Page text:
How States Fare in 2018 Federal Budget: Keep Your Eyes on Medicaid

The president's federal budget was released May 23 and the analysis of winners and losers began practically before the ink was dry, although almost all of Washington seemed to agree the budget was dead on arrival. Over the 10-year budget window, the plan would increase defense spending by $489 billion and cut nondefense discretionary funding by $1.6 trillion.

State policymakers are looking to understand how the budget will impact their state. Many cuts to federal funding that flows to and through state budgets are proposed, including SNAP, also known as food stamps, Title I education funding for disadvantaged students, work force training, the mental health block grant, child care, community development grants, low income home energy assistance, and public housing as well as Medicaid and the Children's Health Insurance Program, or CHIP. Cuts to the Medicaid and Children's Health Insurance Program, or CHIP, alone total $616 billion over the next ten years. The budget also envisions saving $250 billion from partly repealing and replacing the 2010 health care law. Taken together, these Medicaid cuts are nearly half the nondefense discretionary funding cuts. 

To further understand just how important federal Medicaid funds are to states, CSG looked at 2017 federal funding flowing to the states. According to Federal Funds Information for the States, or FFIS, data, the federal Medicaid funding for 2017 is more than 50 percent of all federal grant funds flowing to states in all but four states -- Alaska, Nebraska, South Dakota and Wyoming. In ten states and the District of Columbia, Medicaid makes up at least 70 percent of the state's federal funding.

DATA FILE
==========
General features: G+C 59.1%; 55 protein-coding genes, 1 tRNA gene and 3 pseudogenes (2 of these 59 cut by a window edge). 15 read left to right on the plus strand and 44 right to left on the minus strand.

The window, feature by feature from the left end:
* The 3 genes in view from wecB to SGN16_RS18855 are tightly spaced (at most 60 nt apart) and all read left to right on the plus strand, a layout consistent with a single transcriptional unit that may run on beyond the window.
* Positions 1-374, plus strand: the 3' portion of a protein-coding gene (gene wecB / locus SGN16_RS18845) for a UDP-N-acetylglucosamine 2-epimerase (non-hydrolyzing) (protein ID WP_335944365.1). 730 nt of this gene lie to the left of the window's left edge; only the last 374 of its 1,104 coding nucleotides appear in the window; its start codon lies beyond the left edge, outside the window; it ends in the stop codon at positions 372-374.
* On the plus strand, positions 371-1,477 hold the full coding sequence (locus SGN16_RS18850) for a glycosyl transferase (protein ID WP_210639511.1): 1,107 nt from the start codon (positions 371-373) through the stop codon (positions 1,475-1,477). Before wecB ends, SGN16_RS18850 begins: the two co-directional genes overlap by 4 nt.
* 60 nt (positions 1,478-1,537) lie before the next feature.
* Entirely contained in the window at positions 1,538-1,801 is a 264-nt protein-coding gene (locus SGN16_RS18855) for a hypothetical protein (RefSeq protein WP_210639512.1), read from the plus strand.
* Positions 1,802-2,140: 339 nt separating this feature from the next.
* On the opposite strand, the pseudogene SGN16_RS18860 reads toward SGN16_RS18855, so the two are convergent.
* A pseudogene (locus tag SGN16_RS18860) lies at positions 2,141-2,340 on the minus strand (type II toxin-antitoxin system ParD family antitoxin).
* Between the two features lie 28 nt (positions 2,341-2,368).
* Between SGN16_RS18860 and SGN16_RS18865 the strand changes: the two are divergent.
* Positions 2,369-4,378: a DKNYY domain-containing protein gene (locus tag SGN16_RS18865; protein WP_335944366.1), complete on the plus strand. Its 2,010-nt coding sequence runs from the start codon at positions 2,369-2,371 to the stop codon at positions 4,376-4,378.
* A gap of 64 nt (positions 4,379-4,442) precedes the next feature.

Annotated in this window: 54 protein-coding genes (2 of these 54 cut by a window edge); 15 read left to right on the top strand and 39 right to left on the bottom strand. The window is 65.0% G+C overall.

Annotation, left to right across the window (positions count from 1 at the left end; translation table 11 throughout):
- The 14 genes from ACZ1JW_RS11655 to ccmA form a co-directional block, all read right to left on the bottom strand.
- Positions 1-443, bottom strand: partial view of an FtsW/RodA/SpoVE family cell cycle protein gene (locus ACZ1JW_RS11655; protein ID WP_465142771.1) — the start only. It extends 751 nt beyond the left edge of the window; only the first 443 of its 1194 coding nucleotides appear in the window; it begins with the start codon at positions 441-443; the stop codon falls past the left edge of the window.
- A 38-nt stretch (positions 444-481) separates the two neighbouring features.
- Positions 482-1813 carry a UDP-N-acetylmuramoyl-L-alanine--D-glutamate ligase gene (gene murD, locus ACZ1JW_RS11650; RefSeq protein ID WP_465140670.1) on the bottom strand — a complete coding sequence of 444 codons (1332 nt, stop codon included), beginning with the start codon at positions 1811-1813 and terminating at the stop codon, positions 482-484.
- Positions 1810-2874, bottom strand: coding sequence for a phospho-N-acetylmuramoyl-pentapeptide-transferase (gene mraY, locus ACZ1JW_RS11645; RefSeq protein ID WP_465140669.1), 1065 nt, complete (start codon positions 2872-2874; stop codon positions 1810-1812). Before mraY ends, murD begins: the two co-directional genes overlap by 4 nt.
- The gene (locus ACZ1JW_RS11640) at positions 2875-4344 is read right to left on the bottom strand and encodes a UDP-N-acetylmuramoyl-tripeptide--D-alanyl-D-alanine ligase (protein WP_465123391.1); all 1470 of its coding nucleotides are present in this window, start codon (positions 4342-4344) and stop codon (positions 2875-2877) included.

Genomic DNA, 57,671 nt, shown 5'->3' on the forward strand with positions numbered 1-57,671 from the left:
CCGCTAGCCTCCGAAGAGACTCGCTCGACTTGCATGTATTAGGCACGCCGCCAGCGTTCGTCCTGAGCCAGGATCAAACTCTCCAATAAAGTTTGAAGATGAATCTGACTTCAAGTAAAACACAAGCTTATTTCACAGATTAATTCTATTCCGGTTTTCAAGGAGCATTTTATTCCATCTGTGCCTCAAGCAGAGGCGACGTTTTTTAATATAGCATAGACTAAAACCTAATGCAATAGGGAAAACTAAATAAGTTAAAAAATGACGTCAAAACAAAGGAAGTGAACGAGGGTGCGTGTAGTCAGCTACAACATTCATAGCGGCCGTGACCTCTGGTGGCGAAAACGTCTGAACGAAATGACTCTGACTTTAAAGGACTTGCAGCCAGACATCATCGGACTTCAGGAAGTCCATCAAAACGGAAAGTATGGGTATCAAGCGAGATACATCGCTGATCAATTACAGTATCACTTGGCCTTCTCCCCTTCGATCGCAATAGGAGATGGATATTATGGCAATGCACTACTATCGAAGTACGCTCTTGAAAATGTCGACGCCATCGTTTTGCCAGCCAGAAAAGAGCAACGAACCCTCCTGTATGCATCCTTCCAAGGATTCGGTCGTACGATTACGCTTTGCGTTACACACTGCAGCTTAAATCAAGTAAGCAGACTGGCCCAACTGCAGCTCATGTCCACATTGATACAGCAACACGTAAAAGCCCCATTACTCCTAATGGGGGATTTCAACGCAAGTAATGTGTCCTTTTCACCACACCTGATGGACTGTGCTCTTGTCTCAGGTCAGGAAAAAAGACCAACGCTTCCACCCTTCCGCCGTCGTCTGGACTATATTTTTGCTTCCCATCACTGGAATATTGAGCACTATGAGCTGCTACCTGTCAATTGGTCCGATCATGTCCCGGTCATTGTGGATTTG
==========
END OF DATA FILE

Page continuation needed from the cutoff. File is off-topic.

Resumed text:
Source: Federal Funds Information for the States, 2017. CSG calculations. 

One day later, May 24, the Congressional Budget Office released its analysis of the House-passed American Health Care Act. Medicaid provisions to terminate the enhanced federal matching funds for expansion and to institute per capita-based caps on Medicaid payments to the states would total a loss of $834 billion between 2017 and 2026 to states, according to the CBO.

CNN reports that White House officials have been unable to clarify how or whether the budget savings and the AHCA savings overlap. However, budget expert groups agree the cuts will be additive. 

"Ultimately, Medicaid would face a nearly 50 percent cut in the year 2027 relative to current law," the Concord Coalition, a deficit watchdog group, said to CNN on Tuesday. CNN reported that experts on the conservative side -- the Heritage Foundation -- and the liberal side -- the Center on Budget and Policy Priorities -- agree that the spending reduction appear to be additive.